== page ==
A checklist for individuals with hearing loss
By Martha Perusse
Anyone who has ever flown in a commercial airplane has seen the flight attendant give the safety instructions: in the event of a loss in cabin pressure, you are informed, place the face mask on yourself before helping others. This makes perfect sense in such a context, but in our own daily living it may seem odd. For some people, it is really challenging to think of oneself first.
As a coach, I see people who are burned out, exhausted and overwhelmed – and one of the major contributing factors is often a lack of self-care. Self-care involves making the effort to consider various aspects of life (such as the physical, emotional, financial and professional components) and questioning ourselves. Am I living the life I want? Do I feel there is a purpose to what I am doing? Are there things I could be doing better? Are my days balanced with rich moments of calm, some stimulating, creative or exciting tasks, time for others and time for myself? These are just a few of the ways one can evaluate general quality of life.
If you have a hearing loss, there is an added layer of self-care needed. Being hard of hearing can add stresses and frustrations, and there is a whole gamut of new skills and tasks that require our attention. We have to learn more about hearing loss in general and our own hearing in particular. Being knowledgeable medically is important in all aspects of our health and we may need to devote some time to reading and consulting with professionals. Learning about hearing aids and assistive listening devices also takes time and effort, but it can make all the difference in making the very best of the hearing we have.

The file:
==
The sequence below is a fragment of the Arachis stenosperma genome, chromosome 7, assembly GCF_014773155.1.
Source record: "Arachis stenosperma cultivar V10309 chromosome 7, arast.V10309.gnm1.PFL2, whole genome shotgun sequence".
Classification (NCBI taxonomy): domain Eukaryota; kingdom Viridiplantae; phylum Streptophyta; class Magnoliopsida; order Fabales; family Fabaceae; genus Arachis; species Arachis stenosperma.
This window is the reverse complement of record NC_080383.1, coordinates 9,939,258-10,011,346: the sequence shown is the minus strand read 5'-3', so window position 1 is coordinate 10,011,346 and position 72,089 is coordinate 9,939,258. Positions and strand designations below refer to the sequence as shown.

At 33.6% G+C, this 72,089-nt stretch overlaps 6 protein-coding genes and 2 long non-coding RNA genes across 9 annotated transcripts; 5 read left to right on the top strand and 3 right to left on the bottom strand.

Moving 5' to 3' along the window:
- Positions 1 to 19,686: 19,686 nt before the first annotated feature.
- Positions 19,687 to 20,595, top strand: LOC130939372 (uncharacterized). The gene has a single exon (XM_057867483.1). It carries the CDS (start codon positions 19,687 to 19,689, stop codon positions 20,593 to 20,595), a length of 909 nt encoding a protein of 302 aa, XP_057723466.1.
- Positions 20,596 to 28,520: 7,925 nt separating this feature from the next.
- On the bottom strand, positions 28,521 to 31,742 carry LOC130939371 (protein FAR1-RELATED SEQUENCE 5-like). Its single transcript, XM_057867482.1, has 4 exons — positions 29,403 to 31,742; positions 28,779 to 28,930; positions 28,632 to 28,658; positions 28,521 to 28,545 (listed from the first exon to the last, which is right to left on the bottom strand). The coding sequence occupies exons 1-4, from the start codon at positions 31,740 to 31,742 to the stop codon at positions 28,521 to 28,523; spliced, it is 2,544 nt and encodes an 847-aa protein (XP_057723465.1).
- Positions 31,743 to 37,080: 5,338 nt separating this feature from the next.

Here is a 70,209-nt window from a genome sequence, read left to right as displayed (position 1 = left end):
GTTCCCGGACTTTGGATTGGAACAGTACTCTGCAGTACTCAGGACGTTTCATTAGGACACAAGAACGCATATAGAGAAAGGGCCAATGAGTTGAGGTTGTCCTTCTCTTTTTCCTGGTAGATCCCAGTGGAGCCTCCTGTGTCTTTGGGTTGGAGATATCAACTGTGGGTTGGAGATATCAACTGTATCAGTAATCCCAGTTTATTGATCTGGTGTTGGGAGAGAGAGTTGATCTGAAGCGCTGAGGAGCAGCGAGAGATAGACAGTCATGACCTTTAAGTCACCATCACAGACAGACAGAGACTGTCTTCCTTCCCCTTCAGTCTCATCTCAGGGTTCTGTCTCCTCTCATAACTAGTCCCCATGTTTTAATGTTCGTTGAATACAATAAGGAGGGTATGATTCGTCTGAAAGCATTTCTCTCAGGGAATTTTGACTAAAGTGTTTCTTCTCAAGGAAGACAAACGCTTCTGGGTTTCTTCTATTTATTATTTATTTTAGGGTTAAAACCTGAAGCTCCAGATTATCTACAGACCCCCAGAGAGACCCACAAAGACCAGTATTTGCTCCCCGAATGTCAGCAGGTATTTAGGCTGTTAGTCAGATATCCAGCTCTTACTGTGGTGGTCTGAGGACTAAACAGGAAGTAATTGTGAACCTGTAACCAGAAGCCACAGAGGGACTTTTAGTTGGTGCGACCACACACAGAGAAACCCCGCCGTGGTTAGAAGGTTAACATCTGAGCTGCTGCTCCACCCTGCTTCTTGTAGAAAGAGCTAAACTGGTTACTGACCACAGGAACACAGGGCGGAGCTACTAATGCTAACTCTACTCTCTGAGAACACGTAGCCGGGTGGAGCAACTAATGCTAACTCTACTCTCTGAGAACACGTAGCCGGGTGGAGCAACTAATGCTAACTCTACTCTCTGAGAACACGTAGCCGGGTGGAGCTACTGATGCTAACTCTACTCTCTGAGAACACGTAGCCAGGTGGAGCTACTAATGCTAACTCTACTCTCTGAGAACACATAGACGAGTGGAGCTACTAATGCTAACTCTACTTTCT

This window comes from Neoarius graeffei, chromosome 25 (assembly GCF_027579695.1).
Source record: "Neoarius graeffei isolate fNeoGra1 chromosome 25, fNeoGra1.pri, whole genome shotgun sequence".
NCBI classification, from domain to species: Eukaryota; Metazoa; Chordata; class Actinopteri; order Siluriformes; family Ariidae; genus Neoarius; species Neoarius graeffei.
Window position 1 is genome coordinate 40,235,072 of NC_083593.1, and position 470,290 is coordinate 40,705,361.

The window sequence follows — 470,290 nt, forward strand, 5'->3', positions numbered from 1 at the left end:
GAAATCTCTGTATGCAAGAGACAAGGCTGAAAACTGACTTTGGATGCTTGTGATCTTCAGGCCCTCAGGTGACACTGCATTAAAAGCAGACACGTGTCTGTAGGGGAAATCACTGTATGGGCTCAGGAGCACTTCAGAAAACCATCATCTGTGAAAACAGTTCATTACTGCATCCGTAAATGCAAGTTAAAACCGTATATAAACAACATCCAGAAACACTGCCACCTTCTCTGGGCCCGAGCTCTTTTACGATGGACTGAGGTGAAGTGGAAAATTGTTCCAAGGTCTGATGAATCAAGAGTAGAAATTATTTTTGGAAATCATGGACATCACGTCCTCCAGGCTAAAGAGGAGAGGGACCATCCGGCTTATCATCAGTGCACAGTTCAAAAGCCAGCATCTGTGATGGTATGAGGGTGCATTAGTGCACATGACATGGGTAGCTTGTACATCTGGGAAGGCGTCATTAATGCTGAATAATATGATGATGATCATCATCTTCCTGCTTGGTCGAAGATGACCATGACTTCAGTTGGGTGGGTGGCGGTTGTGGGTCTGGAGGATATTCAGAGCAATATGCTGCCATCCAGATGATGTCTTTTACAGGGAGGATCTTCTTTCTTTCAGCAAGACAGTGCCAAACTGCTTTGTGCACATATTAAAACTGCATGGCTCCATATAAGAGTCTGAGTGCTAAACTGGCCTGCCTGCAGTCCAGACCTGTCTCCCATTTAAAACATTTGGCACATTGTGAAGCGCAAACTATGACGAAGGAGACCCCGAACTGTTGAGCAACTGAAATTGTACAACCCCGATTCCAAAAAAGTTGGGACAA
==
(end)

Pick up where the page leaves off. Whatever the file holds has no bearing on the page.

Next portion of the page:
Developing the skills to advocate for our own needs can also be really challenging. Its a whole new skill set that takes persistence and patience – and a sense of humour. It can be a time for grieving the hearing we had and facing the reality of relationships that can be more* or less* than we may have expected. The courage to seek out supportive groups like CHIP (in Montreal), the Canadian Hard of Hearing Association, or the Canadian Hearing Society can pay off in finding resources and a new community of supporters who have walked the same walk as you.
In order to guide the process of becoming an expert in your hearing loss, I have created a checklist of over 50 goals to consider. The items on this checklist are meant to be guidelines to strive for – a sort of pathway to feeling in control of your hearing. You may find it necessary to have the assistance of a hearing health professional, an audiologist, an ALD technician, or a CHiP volunteer, peer mentor or instructor. A supportive family member or friend can also be a godsend. You may even want to try working with a coach.
So grab a pencil and a cup of your favourite relaxing beverage and see how you stand in evaluating your hearing-related competencies. You may find you have accomplished many of these items already- good for you! Or you may feel overwhelmed and unsure where to start. Don’t worry! In many cases, the goals will be longterm and require you to continue to learn and grow. And that’s always a good thing.
Originally printed in the Fall 2016 issue of HEARHEAR Magazine